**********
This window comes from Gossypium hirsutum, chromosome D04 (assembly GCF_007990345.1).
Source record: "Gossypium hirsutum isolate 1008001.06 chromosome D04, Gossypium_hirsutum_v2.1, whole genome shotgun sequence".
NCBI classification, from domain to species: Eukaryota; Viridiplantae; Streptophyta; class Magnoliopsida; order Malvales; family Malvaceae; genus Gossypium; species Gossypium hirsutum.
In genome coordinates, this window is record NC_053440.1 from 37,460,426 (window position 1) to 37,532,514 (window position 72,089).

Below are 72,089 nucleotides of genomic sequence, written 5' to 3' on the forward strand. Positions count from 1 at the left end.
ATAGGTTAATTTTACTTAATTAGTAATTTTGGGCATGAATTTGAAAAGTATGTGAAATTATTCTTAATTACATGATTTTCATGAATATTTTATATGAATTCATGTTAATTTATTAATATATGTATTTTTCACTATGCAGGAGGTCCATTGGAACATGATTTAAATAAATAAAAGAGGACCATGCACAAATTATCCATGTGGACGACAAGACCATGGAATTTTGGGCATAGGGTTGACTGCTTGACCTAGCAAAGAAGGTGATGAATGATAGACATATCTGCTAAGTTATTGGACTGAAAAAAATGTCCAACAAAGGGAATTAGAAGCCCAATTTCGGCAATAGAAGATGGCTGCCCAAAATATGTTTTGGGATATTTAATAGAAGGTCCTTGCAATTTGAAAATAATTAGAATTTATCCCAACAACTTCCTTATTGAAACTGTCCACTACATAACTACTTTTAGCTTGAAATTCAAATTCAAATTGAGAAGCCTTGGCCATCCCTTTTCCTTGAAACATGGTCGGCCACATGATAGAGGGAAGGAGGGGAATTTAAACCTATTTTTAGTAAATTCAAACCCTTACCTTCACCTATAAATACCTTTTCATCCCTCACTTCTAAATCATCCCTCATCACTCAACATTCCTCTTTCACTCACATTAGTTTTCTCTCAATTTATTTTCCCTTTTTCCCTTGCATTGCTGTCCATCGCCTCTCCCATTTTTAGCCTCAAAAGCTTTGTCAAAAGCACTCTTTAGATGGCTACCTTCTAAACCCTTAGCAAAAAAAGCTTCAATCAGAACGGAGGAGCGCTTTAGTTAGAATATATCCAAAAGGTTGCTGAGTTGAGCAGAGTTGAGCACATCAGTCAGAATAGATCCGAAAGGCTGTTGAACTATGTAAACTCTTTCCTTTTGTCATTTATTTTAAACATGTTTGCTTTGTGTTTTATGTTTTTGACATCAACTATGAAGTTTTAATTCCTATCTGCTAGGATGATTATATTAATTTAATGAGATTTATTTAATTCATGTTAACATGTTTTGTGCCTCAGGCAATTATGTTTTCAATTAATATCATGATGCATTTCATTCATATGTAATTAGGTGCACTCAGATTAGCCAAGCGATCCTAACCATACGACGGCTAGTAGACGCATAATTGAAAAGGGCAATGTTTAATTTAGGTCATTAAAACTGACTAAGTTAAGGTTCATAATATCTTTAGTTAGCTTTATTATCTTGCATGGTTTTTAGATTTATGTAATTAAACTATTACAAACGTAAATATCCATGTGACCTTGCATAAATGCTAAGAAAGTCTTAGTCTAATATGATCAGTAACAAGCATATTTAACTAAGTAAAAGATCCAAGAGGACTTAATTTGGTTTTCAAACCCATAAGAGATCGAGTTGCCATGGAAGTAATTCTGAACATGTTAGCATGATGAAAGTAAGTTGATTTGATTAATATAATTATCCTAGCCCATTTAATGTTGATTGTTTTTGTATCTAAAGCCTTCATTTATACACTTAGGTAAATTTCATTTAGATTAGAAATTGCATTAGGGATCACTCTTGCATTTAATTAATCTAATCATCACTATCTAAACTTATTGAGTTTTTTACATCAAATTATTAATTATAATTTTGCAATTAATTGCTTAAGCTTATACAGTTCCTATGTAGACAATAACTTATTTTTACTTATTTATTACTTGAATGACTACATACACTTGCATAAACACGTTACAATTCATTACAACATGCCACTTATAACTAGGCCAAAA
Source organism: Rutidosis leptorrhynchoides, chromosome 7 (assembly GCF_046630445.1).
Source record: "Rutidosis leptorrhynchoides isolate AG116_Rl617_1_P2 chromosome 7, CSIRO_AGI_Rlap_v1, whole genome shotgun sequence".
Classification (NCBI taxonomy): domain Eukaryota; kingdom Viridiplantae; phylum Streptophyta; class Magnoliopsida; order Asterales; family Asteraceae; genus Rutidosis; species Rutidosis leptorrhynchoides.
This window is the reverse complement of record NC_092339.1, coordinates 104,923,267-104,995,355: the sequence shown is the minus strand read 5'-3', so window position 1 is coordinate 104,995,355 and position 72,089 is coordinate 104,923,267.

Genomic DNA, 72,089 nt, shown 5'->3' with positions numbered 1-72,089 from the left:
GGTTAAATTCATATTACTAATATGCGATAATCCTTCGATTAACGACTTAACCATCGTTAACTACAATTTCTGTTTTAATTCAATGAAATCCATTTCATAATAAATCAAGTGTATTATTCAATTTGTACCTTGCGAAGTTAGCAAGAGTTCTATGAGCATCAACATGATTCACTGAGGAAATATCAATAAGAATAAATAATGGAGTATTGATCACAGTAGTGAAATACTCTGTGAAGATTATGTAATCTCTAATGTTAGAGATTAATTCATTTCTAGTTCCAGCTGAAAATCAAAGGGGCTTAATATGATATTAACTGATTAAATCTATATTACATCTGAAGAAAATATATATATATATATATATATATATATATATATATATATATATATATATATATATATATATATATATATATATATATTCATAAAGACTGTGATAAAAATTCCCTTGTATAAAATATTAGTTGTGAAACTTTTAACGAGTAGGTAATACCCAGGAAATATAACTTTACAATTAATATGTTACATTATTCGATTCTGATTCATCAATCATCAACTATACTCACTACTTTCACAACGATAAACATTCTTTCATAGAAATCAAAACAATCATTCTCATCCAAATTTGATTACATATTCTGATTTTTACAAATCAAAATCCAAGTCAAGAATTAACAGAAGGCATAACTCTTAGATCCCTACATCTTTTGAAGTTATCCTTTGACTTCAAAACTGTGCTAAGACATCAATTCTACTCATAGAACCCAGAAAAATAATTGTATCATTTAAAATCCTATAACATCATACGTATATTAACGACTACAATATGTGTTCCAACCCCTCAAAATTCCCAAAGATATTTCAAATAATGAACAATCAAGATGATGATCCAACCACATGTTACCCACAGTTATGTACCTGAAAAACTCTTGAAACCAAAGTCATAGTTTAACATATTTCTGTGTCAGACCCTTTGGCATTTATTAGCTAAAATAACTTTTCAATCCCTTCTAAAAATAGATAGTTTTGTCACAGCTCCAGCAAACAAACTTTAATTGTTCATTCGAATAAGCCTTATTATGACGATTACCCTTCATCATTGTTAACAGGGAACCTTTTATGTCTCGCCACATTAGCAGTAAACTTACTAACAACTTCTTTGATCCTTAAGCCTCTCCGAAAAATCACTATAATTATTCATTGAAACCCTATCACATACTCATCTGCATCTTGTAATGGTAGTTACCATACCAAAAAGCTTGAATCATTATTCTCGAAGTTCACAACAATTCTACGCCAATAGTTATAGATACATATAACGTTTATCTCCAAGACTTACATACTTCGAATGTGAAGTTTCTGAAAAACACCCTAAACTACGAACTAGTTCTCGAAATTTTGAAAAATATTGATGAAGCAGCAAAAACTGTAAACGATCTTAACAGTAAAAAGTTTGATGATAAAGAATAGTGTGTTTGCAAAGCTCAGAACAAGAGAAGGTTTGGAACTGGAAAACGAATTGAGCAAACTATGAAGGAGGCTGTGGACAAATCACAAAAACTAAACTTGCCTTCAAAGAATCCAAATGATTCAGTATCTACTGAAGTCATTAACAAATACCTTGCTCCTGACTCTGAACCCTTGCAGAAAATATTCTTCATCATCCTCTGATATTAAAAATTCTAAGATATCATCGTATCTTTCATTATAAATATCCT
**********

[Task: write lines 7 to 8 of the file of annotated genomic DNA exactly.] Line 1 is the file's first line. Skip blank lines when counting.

Source organism: Rutidosis leptorrhynchoides, chromosome 7 (assembly GCF_046630445.1).
Source record: "Rutidosis leptorrhynchoides isolate AG116_Rl617_1_P2 chromosome 7, CSIRO_AGI_Rlap_v1, whole genome shotgun sequence".